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New study finds Honeybees live half as long as they did 50 years ago

They don't make bees like they used to.

Beekeeper and hive

Honeyland is a 2019 documentary made by Macedonian filmmakers Tamara Kotevska and Ljubomir Stefanov. It follows the daily life of Hatidže Muratova, a beekeeper living in the mountain village of Bekirlija in North Macedonia and provides a brief look into humanity’s contemporary relationship with bees.

That relationship has been present and evolving for something like 10,000 years, according to archaeological evidence from all over the world. A cave painting inside the Cueva de la Araña — Cave of the Spider — near Valencia, Spain depicts a man climbing a tree to gather honey from a wild hive. It dates to about 8,000 years ago. Additionally, scientists have uncovered evidence of beeswax in pottery from Europe, the Near East, and Africa, all dating to about 9,000 years ago. There’s also evidence of domestication, meaning managed or artificial hives, going back about 7,000 years.

We’ve been hanging out with bees for a long time, about as long as we’ve been hanging out with any other animal, with the notable exception of cats and dogs. It seems that in the course of human development, we first made friends and then made food. That’s nice. We’re not all bad.

Over recent decades, we have collectively become aware that there’s something weird going on with the bees. At least certain species of them. There has been widespread anxiety about the health and maintenance of critical pollinators, with some even claiming that bees are destined to go extinct, and soon. Phrases like “colony collapse disorder” became common household terms and we all held our breath waiting for the last of the bees to disappear. In actuality, the truth is a lot more complicated than that and bees are probably going to be just fine, at least in the wide view. But some bees, particularly captive bees, have been struggling and new research might have revealed part of the reason why.

According to a new study carried out by Anthony Nearman and Dennis vanEngelsdorp from the University of Maryland, published in the journal Scientific Reports, the lifespan of captive bees is shrinking. In fact, over the last half century, the average lifespan of an individual bee kept in a laboratory setting has been cut nearly in half.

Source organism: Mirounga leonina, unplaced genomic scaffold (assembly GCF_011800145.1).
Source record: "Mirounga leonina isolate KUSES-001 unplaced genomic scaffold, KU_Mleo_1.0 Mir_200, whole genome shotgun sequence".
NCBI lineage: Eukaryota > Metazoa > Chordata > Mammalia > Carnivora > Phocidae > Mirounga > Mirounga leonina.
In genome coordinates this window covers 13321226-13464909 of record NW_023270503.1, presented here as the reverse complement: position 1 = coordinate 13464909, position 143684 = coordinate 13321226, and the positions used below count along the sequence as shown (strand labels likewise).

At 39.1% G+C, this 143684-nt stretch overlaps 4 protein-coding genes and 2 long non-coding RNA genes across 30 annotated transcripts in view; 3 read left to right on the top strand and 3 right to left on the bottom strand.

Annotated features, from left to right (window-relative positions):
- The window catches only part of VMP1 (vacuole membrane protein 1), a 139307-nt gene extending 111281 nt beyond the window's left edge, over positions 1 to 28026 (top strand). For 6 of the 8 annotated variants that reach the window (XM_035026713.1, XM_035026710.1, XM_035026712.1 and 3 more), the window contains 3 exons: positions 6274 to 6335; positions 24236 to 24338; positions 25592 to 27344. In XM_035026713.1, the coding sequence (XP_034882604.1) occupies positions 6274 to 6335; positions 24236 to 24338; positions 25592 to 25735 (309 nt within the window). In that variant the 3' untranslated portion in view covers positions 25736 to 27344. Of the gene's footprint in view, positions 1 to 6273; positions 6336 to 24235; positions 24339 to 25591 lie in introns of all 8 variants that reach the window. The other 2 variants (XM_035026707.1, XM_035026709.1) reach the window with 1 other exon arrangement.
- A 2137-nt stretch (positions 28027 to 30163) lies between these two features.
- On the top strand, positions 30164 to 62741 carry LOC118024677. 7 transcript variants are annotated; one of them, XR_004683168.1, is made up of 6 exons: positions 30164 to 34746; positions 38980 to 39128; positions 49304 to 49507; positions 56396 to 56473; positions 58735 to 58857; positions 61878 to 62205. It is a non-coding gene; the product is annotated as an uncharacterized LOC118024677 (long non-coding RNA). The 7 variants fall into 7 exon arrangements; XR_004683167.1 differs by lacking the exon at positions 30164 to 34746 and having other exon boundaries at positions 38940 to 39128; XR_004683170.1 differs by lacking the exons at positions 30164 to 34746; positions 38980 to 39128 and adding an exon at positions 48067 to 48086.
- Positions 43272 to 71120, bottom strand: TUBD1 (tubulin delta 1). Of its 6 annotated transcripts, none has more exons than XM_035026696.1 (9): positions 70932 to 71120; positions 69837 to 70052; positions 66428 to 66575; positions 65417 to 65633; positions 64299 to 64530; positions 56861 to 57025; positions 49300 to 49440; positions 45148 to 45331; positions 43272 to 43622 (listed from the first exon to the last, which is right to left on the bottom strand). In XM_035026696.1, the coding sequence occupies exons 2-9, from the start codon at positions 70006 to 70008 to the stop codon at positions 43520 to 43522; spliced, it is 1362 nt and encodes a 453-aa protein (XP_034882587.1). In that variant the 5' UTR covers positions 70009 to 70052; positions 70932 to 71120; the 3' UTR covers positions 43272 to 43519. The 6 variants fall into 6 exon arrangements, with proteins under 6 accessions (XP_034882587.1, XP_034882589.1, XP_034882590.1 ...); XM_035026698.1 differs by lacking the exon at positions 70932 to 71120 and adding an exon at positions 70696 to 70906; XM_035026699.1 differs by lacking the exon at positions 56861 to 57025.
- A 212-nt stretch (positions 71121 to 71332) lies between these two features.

Honeybee colonies are superorganisms, meaning a collection of specialized individuals who work together to survive and thrive. One could make the argument that humans are also a superorganism, but that’s a discussion for another time; honeybees certainly fit the bill. They don’t spend a lot of time alone and can’t really survive without their peers, or the intervention of humans, for long stretches. That said, scientists often work with individual bees because it allows a greater degree of control, something crucial to the function of reliable science.

To that end, scientists have an interest in keeping their bees alive and healthy as long as possible. Often, experiments involving individual bees don’t last that long under the best of circumstances, usually only a couple of months, depending on the species, its role in the hive, and the season. Honeybees live longer over the winter than in the summer and queens live longer than workers. Just your typical insect class warfare.

RELATED: In a beehive's Game of Thrones, one queen lives and thousands are slaughtered